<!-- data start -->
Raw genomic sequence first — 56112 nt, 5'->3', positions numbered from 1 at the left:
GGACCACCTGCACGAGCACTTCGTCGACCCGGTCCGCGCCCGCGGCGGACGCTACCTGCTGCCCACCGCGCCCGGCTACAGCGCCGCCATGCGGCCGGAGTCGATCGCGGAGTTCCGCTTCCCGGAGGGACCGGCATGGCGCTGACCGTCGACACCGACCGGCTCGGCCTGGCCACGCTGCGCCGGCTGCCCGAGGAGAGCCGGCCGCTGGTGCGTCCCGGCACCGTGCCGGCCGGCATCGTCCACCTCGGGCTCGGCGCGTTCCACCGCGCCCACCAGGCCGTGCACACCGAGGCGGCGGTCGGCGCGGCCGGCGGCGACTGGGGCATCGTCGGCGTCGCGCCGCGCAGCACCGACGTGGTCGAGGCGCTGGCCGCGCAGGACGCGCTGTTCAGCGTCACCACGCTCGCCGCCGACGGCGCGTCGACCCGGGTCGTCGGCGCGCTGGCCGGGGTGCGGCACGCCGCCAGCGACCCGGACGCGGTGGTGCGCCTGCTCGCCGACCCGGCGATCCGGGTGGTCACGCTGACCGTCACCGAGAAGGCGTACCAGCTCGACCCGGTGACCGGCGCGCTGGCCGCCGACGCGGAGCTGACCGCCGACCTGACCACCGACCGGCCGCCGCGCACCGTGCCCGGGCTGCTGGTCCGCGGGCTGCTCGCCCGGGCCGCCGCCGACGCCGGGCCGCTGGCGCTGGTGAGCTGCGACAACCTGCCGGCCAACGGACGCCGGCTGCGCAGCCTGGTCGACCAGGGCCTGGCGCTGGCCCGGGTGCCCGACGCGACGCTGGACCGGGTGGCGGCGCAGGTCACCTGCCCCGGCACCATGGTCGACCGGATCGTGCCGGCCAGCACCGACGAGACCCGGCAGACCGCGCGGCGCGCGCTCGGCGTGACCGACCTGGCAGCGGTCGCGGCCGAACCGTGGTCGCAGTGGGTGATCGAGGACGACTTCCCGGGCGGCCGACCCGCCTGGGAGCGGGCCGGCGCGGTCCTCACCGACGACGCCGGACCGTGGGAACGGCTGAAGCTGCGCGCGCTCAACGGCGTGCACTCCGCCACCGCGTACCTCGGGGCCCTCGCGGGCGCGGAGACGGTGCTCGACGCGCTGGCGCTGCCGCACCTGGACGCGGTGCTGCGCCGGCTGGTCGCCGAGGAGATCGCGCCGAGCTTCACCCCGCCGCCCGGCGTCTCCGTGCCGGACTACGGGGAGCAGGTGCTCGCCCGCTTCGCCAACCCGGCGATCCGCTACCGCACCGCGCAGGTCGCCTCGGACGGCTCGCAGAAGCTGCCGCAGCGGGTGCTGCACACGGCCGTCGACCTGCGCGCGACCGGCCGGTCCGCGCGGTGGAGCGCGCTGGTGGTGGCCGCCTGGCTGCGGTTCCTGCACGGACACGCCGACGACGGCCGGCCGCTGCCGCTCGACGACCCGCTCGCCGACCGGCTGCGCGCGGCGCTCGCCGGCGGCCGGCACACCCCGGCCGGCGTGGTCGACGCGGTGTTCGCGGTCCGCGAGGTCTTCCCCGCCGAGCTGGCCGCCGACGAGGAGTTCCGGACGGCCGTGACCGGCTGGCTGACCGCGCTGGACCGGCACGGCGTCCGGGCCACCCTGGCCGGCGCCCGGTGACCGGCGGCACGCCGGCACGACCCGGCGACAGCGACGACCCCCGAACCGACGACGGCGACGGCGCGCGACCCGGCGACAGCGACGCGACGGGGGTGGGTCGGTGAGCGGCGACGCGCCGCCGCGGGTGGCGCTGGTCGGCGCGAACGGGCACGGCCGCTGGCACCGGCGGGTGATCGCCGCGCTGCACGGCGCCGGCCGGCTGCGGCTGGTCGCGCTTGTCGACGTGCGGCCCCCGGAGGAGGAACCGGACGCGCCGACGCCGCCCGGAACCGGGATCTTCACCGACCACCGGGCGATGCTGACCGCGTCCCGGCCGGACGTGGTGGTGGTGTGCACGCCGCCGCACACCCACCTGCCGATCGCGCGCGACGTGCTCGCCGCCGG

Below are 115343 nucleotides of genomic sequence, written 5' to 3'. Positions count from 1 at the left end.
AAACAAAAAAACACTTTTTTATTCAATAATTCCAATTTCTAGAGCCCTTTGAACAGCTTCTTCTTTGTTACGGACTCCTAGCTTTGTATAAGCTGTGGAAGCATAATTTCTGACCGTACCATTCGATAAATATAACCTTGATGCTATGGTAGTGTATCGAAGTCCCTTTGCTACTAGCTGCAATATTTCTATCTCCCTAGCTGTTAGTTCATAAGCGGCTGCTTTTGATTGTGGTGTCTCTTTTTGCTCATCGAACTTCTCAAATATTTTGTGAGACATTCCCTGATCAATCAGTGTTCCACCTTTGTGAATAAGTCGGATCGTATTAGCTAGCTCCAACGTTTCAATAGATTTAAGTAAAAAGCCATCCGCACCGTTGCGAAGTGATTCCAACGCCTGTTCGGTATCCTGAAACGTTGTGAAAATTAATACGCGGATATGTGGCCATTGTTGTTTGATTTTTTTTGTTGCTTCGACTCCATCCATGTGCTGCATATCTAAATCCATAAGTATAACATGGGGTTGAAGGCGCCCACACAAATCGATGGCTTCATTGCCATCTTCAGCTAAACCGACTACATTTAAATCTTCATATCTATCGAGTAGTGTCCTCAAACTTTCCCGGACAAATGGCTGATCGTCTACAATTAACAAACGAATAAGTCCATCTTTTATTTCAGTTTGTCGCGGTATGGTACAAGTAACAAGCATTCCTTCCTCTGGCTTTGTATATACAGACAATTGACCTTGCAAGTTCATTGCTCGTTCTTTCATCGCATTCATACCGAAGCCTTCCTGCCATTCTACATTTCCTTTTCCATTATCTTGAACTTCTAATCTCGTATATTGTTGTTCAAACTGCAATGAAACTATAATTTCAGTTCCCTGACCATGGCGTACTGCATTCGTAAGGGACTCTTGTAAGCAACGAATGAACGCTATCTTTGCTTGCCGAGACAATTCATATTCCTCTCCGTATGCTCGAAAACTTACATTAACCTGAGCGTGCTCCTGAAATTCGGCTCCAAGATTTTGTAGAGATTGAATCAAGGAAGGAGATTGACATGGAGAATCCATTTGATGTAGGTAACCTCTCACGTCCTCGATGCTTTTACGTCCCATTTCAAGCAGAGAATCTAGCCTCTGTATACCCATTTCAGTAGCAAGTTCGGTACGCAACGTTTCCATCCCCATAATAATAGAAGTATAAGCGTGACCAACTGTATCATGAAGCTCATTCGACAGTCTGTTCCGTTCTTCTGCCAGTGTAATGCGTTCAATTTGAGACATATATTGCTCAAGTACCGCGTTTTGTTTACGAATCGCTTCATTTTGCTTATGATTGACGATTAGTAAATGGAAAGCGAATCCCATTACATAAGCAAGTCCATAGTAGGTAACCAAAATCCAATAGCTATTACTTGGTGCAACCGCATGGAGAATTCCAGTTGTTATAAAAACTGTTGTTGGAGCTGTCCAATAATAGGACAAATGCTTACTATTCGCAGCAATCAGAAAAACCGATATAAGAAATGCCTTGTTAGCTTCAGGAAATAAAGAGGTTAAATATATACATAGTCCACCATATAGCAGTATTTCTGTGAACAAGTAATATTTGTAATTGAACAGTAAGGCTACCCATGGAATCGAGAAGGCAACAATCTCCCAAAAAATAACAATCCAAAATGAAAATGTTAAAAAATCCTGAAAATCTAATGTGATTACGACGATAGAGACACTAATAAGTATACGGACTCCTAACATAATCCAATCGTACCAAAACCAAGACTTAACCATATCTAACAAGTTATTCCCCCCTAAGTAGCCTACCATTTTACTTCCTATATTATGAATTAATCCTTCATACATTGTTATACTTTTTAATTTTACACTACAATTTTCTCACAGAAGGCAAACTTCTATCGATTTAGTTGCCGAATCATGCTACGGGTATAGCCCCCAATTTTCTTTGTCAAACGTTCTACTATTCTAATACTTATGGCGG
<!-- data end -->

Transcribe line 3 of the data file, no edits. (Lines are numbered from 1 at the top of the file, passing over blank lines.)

Below are 115343 nucleotides of genomic sequence, written 5' to 3'. Positions count from 1 at the left end.